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    6. Heloooo,!! JIM KEITH NE555timer chip which has been configured as a astable multivibrator(oscillator), or square wave generatos just teach me how to enter in the duty cycle and the frequency and the calculator will compute reasonable value for the resistors and capacitors …tanx

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    7. Hi,

      Can the duty cycle be adjusted from 0% to 100% without drifting the frequency?

      Thanks.

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      • Jim Keith Jim Keith says: on October 18, 2012 at 11:31 pm
          member

        Independent duty cycle control is not possible using the standard 555 circuit. There may be some improved 555 circuits, but I am unaware of any that do this.

        However, I am working on a novel voltage controlled oscillator (VCO) that may do this well. Stay tuned.

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      • Jim Keith Jim Keith says: on October 19, 2012 at 4:00 pm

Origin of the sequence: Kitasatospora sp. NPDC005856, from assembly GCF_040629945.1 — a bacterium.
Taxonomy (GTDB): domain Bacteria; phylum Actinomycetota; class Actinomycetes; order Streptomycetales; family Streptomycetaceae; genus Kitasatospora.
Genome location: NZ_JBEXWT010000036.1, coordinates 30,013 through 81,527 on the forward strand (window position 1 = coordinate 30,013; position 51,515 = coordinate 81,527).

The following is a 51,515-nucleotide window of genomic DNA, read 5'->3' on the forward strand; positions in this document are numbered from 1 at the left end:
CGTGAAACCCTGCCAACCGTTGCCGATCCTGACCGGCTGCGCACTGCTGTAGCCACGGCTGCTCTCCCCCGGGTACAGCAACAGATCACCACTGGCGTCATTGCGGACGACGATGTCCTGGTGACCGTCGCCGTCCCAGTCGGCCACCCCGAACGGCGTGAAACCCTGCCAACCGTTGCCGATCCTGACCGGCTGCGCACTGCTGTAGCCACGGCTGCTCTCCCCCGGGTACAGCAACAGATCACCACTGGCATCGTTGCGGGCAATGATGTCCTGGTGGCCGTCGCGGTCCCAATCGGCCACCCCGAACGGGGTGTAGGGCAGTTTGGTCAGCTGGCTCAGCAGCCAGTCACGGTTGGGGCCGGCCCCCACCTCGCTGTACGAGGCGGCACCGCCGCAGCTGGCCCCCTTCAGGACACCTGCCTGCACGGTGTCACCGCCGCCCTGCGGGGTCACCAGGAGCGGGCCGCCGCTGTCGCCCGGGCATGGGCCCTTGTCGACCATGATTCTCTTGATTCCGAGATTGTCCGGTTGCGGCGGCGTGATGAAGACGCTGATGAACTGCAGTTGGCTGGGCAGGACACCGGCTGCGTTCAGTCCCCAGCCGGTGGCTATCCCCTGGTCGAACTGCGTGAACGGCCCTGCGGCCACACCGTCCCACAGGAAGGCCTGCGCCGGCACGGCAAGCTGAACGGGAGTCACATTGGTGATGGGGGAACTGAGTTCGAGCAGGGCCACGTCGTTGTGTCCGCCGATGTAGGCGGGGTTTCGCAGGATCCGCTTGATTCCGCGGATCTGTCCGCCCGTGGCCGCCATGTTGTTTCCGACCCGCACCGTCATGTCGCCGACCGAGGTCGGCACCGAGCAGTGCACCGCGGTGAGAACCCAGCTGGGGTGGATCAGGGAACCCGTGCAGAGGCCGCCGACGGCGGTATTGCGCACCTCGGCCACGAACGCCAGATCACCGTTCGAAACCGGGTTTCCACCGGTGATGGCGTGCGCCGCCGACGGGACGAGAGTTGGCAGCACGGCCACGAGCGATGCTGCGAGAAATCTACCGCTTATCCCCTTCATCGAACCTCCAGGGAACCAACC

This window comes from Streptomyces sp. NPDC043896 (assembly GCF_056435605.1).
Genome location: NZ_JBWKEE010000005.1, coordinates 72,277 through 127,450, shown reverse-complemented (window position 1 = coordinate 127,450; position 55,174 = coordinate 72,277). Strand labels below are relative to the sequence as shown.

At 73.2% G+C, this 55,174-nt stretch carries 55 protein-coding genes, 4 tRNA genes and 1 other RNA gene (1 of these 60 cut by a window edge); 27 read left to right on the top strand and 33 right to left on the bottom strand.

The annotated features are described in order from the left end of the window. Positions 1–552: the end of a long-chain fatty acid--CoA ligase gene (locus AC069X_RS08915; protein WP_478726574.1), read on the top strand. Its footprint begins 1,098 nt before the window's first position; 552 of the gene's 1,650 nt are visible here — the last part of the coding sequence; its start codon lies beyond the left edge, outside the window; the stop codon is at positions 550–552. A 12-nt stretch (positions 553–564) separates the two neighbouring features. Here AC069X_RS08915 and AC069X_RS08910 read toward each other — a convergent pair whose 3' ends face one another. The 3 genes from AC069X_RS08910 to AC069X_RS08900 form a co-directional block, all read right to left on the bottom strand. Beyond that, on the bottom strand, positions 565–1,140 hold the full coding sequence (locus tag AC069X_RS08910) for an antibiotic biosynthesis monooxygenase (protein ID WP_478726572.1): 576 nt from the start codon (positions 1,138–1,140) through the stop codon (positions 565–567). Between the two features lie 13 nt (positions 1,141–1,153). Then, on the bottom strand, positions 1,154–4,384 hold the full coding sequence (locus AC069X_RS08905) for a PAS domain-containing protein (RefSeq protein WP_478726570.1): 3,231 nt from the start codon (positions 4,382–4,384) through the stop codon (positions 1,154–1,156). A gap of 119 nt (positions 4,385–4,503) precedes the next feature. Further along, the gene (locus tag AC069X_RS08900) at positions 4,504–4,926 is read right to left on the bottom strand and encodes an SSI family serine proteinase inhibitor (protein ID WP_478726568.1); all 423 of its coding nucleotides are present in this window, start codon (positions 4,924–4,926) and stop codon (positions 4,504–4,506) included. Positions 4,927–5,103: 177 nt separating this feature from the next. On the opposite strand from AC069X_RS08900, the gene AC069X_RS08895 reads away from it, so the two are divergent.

member

        OK, I now have concocted a 555 circuit that does just that. Variation of the duty cycle from 2% to 98% affects frequency less than ±1%.

        Will publish soon.

        it is a dangerous thing to say “never,” because you may have to eat your words sometimes.

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      • Nice to hear the good news!

        Please let me know when you publish it.

        Thank in advance.

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      • Jim Keith Jim Keith says: on October 20, 2012 at 7:34 pm
          member

        Now published. It may be found on home page.

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      • any luck on the 555 function generator with null frequency drift with duty cycle adjustment?

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    8. taufeqabdullah says: on July 15, 2013 at 6:30 am
        member

      Hi,

      How many pulses does this circuit generate?

      Thanks

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    9. awesome I am using multisim now to build custom version. thanks for your efforts great job. cant find the your home page. though.

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    10. dilip desai says: on September 14, 2013 at 10:42 am

      good one,i make small type harmonium usin 555 timer ic, is the best for all.